Consider the following popular problem. Two trains are travelling directly toward each other. The first train moves at 50 km/h and the second train moves at 75 km/h. A bird is just chilling around and eating pebbles when the first train passes it and scares the bird into flight. At this point in time, the trains are 125 km apart. For whatever reason, the bird flies back and forth between the trains until they meet. The bird flies at 100 km/h. When the trains meet, how far has the bird flown?
If you want a hint, read the next paragraph; if you want to try to solve the problem on your own, stop reading now.
I think this started as an interview question. The inventors wanted you to try to do the “obvious thing” which is to figure out how far the bird has gone when it meets the second train for the first time, then calculate how far the bird has gone when it gets back to the first train again, and so on. If you were a good candidate for the job, you’d realize you were walking down one of Zeno’s paradoxes.
At this point, you’d take a step back and think, and hopefully, you’d come up with this solution: I don’t care how many times the bird goes back and forth. For all I know, it goes back and forth infinity times. What I care about is how long the bird travels for and how fast it’s going. I know the bird’s speed, and I can calculate how long it flies based on how fast the trains go and how far apart they are. At this point, you appreciate that the problem was doctored in your favor because 50+75 is 125, which means the trains travel for an hour before they meet, which means the bird travels 100 km. This is the “smart” way to solve the problem.
If you want a hint, read the next paragraph; whoever wants to solve it the “dumb” way on their own should stop reading now.
Zeno’s paradoxes all go the same. Let’s say there’s a bird and a seed the bird wants to peck. As the bird hops toward the seed, it gets halfway toward the seed. From there, it gets halfway between where it was a moment ago and the seed. From there, it gets halfway between where it was a moment ago and the seed. And so on. Zeno thought this meant the bird never gets to the seed because it takes infinity steps for the bird to get there. And yet birds managed this feat all the time, so it was a paradox. It’s not a paradox, because the steps are getting smaller and smaller in a predictable manner, so it’s easy to do infinity of them. For those who came here for the hint, try the problem with the trains having identical speeds if you can’t get it when they have different speeds. For those who want to avoid heavy math, you can skip to the last paragraph.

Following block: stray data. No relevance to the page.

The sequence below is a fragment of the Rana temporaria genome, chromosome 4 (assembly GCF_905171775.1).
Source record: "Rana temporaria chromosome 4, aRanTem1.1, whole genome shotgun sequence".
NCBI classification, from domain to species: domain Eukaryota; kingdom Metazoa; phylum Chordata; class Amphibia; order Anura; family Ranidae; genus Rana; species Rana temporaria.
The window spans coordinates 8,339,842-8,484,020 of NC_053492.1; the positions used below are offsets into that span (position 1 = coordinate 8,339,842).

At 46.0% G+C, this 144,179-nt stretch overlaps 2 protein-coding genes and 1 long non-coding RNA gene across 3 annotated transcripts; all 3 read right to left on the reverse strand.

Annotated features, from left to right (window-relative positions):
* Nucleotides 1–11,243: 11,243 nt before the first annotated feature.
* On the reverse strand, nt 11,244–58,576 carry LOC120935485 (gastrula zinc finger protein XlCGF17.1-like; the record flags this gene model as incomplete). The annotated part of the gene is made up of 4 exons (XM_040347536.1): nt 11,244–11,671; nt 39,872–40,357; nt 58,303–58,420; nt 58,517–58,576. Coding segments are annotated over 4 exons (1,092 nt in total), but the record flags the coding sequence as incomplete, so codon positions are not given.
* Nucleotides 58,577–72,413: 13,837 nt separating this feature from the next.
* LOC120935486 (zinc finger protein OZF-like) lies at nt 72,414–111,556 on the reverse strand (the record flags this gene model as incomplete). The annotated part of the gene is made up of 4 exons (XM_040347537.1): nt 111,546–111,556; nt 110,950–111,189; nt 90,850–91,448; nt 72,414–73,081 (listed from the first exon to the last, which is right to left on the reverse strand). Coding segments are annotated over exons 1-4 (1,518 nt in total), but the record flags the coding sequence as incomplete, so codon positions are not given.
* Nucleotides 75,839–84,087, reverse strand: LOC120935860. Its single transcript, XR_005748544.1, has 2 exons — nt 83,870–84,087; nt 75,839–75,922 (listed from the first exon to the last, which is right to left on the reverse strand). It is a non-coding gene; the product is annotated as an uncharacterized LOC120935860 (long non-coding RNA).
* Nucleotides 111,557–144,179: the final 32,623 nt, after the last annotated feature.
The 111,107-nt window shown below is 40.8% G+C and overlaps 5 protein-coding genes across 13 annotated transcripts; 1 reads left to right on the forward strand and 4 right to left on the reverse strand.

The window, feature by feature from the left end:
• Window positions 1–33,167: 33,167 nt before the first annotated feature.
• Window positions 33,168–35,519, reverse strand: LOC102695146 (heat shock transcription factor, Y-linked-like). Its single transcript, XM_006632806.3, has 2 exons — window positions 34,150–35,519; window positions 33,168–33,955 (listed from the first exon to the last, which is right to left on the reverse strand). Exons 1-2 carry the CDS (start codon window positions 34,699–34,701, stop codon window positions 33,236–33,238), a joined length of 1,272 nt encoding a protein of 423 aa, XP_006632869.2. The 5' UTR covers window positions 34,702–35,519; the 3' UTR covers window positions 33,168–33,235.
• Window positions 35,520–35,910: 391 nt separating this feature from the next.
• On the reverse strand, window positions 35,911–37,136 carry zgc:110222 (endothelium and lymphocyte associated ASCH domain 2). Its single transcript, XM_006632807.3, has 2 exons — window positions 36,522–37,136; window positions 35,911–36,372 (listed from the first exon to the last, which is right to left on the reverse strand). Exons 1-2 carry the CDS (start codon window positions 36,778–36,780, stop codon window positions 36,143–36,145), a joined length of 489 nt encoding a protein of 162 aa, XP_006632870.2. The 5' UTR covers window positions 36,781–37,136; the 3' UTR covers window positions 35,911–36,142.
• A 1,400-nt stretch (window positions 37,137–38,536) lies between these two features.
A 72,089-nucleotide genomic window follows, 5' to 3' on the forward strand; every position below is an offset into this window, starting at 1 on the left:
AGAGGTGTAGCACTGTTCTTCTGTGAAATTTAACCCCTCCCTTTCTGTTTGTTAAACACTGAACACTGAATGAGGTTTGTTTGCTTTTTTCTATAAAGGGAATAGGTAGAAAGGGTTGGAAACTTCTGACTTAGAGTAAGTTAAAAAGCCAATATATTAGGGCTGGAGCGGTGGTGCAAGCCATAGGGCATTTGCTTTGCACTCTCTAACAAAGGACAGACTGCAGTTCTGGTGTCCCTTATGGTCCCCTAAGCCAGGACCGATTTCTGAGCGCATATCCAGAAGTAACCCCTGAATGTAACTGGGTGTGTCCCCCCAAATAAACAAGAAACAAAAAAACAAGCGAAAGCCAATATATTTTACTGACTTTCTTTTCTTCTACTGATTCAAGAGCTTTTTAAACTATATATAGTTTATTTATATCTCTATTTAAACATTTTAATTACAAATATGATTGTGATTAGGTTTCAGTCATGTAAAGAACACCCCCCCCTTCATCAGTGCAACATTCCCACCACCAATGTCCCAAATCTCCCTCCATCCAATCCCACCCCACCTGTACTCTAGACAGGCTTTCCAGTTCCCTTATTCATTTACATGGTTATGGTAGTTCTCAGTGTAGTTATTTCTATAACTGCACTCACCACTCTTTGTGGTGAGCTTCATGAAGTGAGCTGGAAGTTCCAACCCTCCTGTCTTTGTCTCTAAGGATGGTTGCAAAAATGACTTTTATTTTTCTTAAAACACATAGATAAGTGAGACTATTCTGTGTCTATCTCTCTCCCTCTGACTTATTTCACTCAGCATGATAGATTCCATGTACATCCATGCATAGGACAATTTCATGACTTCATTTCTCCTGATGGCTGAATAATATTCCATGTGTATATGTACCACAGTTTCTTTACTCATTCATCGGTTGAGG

The bird flying between the two trains will fly between them an infinite number of times before they meet, but that shouldn’t stop us from trying to add them all together. First, let’s rid ourselves of numbers and get to the heart of the problem. Let the original distance between the two trains be , the speed of the first train be , the speed of the second train be , the speed of the bird be , and the distance travelled by the bird , all real numbers. We know and , or the problem doesn’t work. In words, the trains don’t go backward, and the bird flies faster than the trains. If the trains were allowed to have negative speeds, they wouldn’t both be “travelling directly toward each other”, and if the bird flew slower than the trains, it wouldn’t be able to bounce back and forth between them. Also , for obvious reasons.
Let’s solve it the “smart” way in equations and letters real quick, to get used to the symbols we’re using, and so we can verify the answer we get from the “dumb” method. First we found out how long the trains travelled for, then we multiplied by the bird’s speed. We found how long the trains were travelling using their total speed and original distance.